Even if you draft one or two outfielders in the top 100 (which you should), you’ll still need to identify some late bargains. The top 20, 40, 60 and 80 outfielders for 2010 fantasy baseball can be found under the 2010 fantasy baseball rankings. This is by no means all the outfielders I’d draft for one of my teams. This is a list of guys that will go late and could provide some healthy returns. Where applicable, click on the player’s name to read more about them and to see their 2010 projections. Anyway, here’s some outfielders to target for 2010 fantasy baseball:
Jay Bruce – Bruce is actually a good case study for someone who wants to see how long it takes a player to go from being a hyped rookie to actually producing. Bruce burst on the scene in 2008, then bust on the scene in 2009 and now can actually start producing.
Nolan Reimold – If Reimold takes the Bruce route, it might not be until 2011 for Reimold. But, like the secret Secret Recipe, Reimold has more seasoning. (I’m a fried chicken conspiracy nut!)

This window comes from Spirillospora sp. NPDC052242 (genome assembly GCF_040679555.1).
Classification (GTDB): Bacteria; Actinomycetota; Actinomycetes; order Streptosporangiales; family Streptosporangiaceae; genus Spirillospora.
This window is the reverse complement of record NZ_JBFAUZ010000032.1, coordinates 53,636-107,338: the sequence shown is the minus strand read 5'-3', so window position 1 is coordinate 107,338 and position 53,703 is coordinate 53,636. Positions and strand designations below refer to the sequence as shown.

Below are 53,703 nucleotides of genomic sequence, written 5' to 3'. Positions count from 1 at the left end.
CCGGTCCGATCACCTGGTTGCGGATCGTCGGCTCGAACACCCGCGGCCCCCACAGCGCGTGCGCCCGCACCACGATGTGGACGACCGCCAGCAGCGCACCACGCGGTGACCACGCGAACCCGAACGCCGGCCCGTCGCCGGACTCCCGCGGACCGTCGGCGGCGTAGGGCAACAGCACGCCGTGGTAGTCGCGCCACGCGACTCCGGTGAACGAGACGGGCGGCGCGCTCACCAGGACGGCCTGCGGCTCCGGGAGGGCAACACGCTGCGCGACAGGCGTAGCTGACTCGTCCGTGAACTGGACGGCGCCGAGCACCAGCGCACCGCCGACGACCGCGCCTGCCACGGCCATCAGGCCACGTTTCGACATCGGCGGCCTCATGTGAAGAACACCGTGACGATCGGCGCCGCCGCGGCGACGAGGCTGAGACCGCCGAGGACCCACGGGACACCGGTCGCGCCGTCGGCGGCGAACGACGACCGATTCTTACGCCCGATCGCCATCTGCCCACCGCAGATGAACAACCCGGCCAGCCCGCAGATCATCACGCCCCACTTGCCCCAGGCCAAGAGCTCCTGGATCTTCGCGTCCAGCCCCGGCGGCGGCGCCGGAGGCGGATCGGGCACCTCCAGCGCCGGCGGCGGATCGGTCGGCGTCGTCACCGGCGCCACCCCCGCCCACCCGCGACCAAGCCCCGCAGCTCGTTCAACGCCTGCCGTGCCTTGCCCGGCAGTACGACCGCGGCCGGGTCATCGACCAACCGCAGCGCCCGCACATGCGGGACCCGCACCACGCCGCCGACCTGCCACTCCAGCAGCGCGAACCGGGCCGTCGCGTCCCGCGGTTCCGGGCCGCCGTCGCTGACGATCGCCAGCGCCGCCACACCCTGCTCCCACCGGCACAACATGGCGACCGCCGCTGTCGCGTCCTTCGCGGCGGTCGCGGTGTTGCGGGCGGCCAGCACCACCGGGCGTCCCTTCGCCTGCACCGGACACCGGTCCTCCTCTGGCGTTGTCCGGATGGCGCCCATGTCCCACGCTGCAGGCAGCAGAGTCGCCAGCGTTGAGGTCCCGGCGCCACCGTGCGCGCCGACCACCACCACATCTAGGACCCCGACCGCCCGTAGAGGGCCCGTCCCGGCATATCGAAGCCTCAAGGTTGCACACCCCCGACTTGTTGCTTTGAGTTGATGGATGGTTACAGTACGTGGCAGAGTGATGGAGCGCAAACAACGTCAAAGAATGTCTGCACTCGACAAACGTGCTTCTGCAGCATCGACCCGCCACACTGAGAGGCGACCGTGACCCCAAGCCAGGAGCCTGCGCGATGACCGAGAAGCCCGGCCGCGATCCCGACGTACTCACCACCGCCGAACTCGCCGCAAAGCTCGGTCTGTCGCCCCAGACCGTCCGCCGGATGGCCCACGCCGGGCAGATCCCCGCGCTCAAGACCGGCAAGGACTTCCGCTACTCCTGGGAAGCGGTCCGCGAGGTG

Corey Hart – Hart isn’t a slam dunk by any stretch, but, if he can stay healthy, he’s a good bet for 20/20.
Dexter Fowler – I’m going to ignore that Baseball Prospectus’s most comparable player for Fowler is Paul Householder because even before the subprime mortgage crisis let Paul down, he was not a household name. (See what I did there? That shizz was like butterflies in your ears!) Here’s my limb: in 2011, Dexter’s going to be a top 20 outfielder.
Jason Heyward – Caveats: rookies usually crash and burn; it’s probably a year too early for Heyward. Caveats aside, my man can hit! Ride that donkey-donkey!
Austin Jackson – If his name were Joe Smith, no one would know who he was. He has a shot to be the leadoff hitter and every day player. Jordan Schafer had that shot last year for the Braves, too. Doesn’t mean everything, but Jackson’s worth the flier.
Julio Borbon – I know saying this is kinda like yelling fire in a crowded theater, but I think Borbon is Ellsbury 20 rounds later. Zoinks!
Brett Gardner – Rudy has Gardner at 75/4/38/.266/36 in 440 ABs. He concedes that he thinks the ABs might be bullish and the average could be worse. The runs also seem like they’re on the high side in that projection. But notice one stat we’re not tempering — steals. (“No Tempering” sounds like an unreleased TLC song.) Gardner’s a $4 player with $21 of it in stolen base value. As in, he’d be worth -$17 in a mixed, 12 team leagues if he had no speed.
Cameron Maybin – If he can get healthy, he might get into the two hole. That always worked for Tom Cruise.